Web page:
Impact of Influenza Vaccination on Seasonal Mortality in the US Elderly Population

Lone Simonsen, Thomas A. Reichert, Cecile Viboud, William C. Blackwelder, Robert J. Taylor, Mark Miller

Publikation: Bidrag til tidsskriftTidsskriftartikelForskningpeer review

Resumé

Background Observational studies report that influenza vaccination reduces winter mortality risk from any cause by 50% among the elderly. Influenza vaccination coverage among elderly persons (≥65 years) in the United States increased from between 15% and 20% before 1980 to 65% in 2001. Unexpectedly, estimates of influenza-related mortality in this age group also increased during this period. We tried to reconcile these conflicting findings by adjusting excess mortality estimates for aging and increased circulation of influenza A(H3N2) viruses.

Methods We used a cyclical regression model to generate seasonal estimates of national influenza-related mortality (excess mortality) among the elderly in both pneumonia and influenza and all-cause deaths for the 33 seasons from 1968 to 2001. We stratified the data by 5-year age group and separated seasons dominated by A(H3N2) viruses from other seasons.

Results For people aged 65 to 74 years, excess mortality rates in A(H3N2)-dominated seasons fell between 1968 and the early 1980s but remained approximately constant thereafter. For persons 85 years or older, the mortality rate remained flat throughout. Excess mortality in A(H1N1) and B seasons did not change. All-cause excess mortality for persons 65 years or older never exceeded 10% of all winter deaths.

Conclusions We attribute the decline in influenza-related mortality among people aged 65 to 74 years in the decade after the 1968 pandemic to the acquisition of immunity to the emerging A(H3N2) virus. We could not correlate increasing vaccination coverage after 1980 with declining mortality rates in any age group. Because fewer than 10% of all winter deaths were attributable to influenza in any season, we conclude that observational studies substantially overestimate vaccination benefit.
OriginalsprogEngelsk
TidsskriftArchives of Internal Medicine
Vol/bind165
Udgave nummer3
Antal sider8
DOI
StatusUdgivet - 2005
Udgivet eksterntJa

Citer dette

Simonsen, Lone ; Reichert, Thomas A. ; Viboud, Cecile ; Blackwelder, William C. ; Taylor, Robert J. ; Miller, Mark. / Impact of Influenza Vaccination on Seasonal Mortality in the US Elderly Population. I: Archives of Internal Medicine. 2005 ; Bind 165, Nr. 3.
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title = "Impact of Influenza Vaccination on Seasonal Mortality in the US Elderly Population",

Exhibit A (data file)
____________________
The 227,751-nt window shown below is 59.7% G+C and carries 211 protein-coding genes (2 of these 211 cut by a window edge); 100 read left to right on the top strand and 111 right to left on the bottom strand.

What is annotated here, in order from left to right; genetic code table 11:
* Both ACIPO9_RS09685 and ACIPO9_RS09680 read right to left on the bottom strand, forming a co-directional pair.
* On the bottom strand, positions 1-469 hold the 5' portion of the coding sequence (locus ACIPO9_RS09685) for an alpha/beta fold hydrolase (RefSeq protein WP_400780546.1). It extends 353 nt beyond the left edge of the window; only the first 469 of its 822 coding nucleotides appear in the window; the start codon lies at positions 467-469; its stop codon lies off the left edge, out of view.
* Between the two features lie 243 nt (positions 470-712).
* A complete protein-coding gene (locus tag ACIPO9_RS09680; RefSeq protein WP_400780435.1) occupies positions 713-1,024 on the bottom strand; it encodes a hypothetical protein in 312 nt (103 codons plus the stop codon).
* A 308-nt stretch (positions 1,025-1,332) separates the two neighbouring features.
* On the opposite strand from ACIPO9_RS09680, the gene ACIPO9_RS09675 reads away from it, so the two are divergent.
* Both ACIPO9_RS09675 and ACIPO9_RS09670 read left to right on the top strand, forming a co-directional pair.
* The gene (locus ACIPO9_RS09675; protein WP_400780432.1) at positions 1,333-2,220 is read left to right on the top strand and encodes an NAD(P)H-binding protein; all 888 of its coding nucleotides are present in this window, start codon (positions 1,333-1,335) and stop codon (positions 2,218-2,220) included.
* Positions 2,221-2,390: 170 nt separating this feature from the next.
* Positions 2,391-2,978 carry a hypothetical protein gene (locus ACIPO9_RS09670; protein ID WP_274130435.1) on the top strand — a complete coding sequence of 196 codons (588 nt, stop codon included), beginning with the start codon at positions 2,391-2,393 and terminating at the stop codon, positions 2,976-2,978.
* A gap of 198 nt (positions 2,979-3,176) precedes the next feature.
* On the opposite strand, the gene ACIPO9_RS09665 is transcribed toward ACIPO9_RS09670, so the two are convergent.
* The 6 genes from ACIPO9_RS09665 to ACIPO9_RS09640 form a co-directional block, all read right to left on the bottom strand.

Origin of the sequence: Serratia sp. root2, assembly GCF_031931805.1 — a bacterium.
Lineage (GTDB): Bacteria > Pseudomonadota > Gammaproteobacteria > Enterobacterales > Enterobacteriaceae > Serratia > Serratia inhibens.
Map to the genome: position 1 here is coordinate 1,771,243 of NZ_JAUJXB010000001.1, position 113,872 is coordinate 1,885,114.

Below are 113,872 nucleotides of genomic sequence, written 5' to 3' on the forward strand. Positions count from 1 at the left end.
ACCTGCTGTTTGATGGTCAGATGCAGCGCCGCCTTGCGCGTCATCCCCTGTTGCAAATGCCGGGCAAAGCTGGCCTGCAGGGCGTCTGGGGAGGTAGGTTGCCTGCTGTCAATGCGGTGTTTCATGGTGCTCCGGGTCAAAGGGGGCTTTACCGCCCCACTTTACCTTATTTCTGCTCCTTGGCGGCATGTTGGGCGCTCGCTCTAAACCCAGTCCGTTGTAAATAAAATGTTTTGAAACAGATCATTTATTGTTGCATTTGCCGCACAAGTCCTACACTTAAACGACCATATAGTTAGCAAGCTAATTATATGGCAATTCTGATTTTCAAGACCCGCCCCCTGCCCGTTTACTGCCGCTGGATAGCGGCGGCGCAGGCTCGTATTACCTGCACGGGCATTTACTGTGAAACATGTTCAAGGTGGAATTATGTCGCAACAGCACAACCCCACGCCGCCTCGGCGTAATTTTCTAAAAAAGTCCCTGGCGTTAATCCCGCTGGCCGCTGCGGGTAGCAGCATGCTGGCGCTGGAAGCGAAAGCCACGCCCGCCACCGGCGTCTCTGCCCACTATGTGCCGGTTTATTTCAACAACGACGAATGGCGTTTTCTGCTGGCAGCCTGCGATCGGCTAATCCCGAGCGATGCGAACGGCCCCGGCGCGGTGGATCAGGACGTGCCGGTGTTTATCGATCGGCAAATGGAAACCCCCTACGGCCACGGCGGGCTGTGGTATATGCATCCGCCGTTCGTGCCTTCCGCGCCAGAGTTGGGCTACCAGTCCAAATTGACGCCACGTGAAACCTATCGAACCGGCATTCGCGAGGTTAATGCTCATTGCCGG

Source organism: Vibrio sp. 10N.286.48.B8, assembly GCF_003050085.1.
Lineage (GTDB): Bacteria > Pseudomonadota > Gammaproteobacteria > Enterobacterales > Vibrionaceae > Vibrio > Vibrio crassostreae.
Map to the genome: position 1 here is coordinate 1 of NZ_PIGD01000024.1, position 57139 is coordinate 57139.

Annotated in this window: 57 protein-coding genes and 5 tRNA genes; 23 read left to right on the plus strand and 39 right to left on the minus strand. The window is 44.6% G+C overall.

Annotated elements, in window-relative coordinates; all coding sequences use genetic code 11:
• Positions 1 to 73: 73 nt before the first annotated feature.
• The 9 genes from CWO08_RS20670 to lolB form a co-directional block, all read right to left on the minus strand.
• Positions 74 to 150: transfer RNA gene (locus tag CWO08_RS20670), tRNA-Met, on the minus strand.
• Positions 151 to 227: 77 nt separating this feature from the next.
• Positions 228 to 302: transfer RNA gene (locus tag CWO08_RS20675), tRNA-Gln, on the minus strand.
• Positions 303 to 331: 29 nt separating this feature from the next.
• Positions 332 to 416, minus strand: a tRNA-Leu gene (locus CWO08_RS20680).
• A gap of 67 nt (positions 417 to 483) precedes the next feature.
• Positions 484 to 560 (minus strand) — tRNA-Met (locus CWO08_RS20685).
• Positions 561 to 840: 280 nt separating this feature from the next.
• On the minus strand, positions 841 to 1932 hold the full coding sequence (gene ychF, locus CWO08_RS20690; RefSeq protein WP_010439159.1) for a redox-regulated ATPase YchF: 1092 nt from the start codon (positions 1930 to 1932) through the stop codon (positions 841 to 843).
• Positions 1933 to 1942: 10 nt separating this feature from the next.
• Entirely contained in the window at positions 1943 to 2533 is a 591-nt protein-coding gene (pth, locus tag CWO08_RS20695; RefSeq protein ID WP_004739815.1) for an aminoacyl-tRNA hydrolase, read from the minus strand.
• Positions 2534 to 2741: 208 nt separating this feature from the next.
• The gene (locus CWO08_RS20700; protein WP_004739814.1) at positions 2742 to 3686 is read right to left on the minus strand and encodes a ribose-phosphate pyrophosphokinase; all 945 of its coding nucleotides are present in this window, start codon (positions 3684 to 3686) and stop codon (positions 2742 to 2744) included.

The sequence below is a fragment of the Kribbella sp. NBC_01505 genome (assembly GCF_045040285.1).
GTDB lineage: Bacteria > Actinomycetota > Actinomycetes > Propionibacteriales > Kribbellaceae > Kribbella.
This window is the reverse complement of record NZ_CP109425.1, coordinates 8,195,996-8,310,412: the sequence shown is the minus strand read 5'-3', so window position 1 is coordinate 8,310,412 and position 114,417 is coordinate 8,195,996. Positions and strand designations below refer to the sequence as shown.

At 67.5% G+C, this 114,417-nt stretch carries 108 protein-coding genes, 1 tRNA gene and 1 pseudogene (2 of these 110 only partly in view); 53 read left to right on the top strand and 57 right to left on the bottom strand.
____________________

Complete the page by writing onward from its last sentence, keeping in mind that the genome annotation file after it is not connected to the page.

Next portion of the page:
abstract = "Background Observational studies report that influenza vaccination reduces winter mortality risk from any cause by 50{\%} among the elderly. Influenza vaccination coverage among elderly persons (≥65 years) in the United States increased from between 15{\%} and 20{\%} before 1980 to 65{\%} in 2001. Unexpectedly, estimates of influenza-related mortality in this age group also increased during this period. We tried to reconcile these conflicting findings by adjusting excess mortality estimates for aging and increased circulation of influenza A(H3N2) viruses.Methods We used a cyclical regression model to generate seasonal estimates of national influenza-related mortality (excess mortality) among the elderly in both pneumonia and influenza and all-cause deaths for the 33 seasons from 1968 to 2001. We stratified the data by 5-year age group and separated seasons dominated by A(H3N2) viruses from other seasons.Results For people aged 65 to 74 years, excess mortality rates in A(H3N2)-dominated seasons fell between 1968 and the early 1980s but remained approximately constant thereafter. For persons 85 years or older, the mortality rate remained flat throughout. Excess mortality in A(H1N1) and B seasons did not change. All-cause excess mortality for persons 65 years or older never exceeded 10{\%} of all winter deaths.Conclusions We attribute the decline in influenza-related mortality among people aged 65 to 74 years in the decade after the 1968 pandemic to the acquisition of immunity to the emerging A(H3N2) virus. We could not correlate increasing vaccination coverage after 1980 with declining mortality rates in any age group. Because fewer than 10{\%} of all winter deaths were attributable to influenza in any season, we conclude that observational studies substantially overestimate vaccination benefit.",